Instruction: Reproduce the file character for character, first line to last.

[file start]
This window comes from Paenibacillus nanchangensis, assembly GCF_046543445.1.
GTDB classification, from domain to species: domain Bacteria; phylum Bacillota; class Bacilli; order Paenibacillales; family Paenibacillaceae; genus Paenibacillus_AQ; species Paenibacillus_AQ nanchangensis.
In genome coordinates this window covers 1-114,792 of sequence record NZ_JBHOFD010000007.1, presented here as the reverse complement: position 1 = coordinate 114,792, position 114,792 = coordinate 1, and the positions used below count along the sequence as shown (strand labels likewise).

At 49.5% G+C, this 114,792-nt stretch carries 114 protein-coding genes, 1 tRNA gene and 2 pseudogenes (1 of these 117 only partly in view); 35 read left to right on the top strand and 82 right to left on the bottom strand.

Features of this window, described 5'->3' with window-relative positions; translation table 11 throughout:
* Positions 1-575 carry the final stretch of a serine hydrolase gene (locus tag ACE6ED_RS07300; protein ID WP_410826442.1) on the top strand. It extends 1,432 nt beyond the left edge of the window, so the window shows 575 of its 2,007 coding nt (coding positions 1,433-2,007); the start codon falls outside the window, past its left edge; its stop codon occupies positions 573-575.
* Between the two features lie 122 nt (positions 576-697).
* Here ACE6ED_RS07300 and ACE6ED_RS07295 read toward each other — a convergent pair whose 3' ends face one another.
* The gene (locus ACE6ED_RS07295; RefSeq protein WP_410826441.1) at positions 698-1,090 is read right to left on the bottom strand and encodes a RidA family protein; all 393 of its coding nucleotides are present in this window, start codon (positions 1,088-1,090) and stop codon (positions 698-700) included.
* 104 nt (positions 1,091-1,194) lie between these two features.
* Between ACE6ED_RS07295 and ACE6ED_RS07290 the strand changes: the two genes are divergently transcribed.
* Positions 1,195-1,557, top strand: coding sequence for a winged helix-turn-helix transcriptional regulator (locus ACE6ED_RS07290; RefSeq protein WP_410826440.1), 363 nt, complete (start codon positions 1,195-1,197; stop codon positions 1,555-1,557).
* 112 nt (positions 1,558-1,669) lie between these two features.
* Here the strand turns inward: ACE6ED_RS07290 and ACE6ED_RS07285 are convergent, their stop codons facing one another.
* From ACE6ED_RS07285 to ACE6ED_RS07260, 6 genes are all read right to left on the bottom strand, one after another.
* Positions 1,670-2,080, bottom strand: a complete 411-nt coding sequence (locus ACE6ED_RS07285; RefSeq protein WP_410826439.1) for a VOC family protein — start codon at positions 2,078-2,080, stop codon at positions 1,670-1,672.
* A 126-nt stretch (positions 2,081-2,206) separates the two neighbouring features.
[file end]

This window comes from Paenibacillus nanchangensis, assembly GCF_046543445.1.
GTDB classification, from domain to species: domain Bacteria; phylum Bacillota; class Bacilli; order Paenibacillales; family Paenibacillaceae; genus Paenibacillus_AQ; species Paenibacillus_AQ nanchangensis.
In genome coordinates this window covers 1-114,792 of sequence record NZ_JBHOFD010000007.1, presented here as the reverse complement: position 1 = coordinate 114,792, position 114,792 = coordinate 1, and the positions used below count along the sequence as shown (strand labels likewise).

At 49.5% G+C, this 114,792-nt stretch carries 114 protein-coding genes, 1 tRNA gene and 2 pseudogenes (1 of these 117 only partly in view); 35 read left to right on the top strand and 82 right to left on the bottom strand.

Features of this window, described 5'->3' with window-relative positions; translation table 11 throughout:
* Positions 1-575 carry the final stretch of a serine hydrolase gene (locus tag ACE6ED_RS07300; protein ID WP_410826442.1) on the top strand. It extends 1,432 nt beyond the left edge of the window, so the window shows 575 of its 2,007 coding nt (coding positions 1,433-2,007); the start codon falls outside the window, past its left edge; its stop codon occupies positions 573-575.
* Between the two features lie 122 nt (positions 576-697).
* Here ACE6ED_RS07300 and ACE6ED_RS07295 read toward each other — a convergent pair whose 3' ends face one another.
* The gene (locus ACE6ED_RS07295; RefSeq protein WP_410826441.1) at positions 698-1,090 is read right to left on the bottom strand and encodes a RidA family protein; all 393 of its coding nucleotides are present in this window, start codon (positions 1,088-1,090) and stop codon (positions 698-700) included.
* 104 nt (positions 1,091-1,194) lie between these two features.
* Between ACE6ED_RS07295 and ACE6ED_RS07290 the strand changes: the two genes are divergently transcribed.
* Positions 1,195-1,557, top strand: coding sequence for a winged helix-turn-helix transcriptional regulator (locus ACE6ED_RS07290; RefSeq protein WP_410826440.1), 363 nt, complete (start codon positions 1,195-1,197; stop codon positions 1,555-1,557).
* 112 nt (positions 1,558-1,669) lie between these two features.
* Here the strand turns inward: ACE6ED_RS07290 and ACE6ED_RS07285 are convergent, their stop codons facing one another.
* From ACE6ED_RS07285 to ACE6ED_RS07260, 6 genes are all read right to left on the bottom strand, one after another.
* Positions 1,670-2,080, bottom strand: a complete 411-nt coding sequence (locus ACE6ED_RS07285; RefSeq protein WP_410826439.1) for a VOC family protein — start codon at positions 2,078-2,080, stop codon at positions 1,670-1,672.
* A 126-nt stretch (positions 2,081-2,206) separates the two neighbouring features.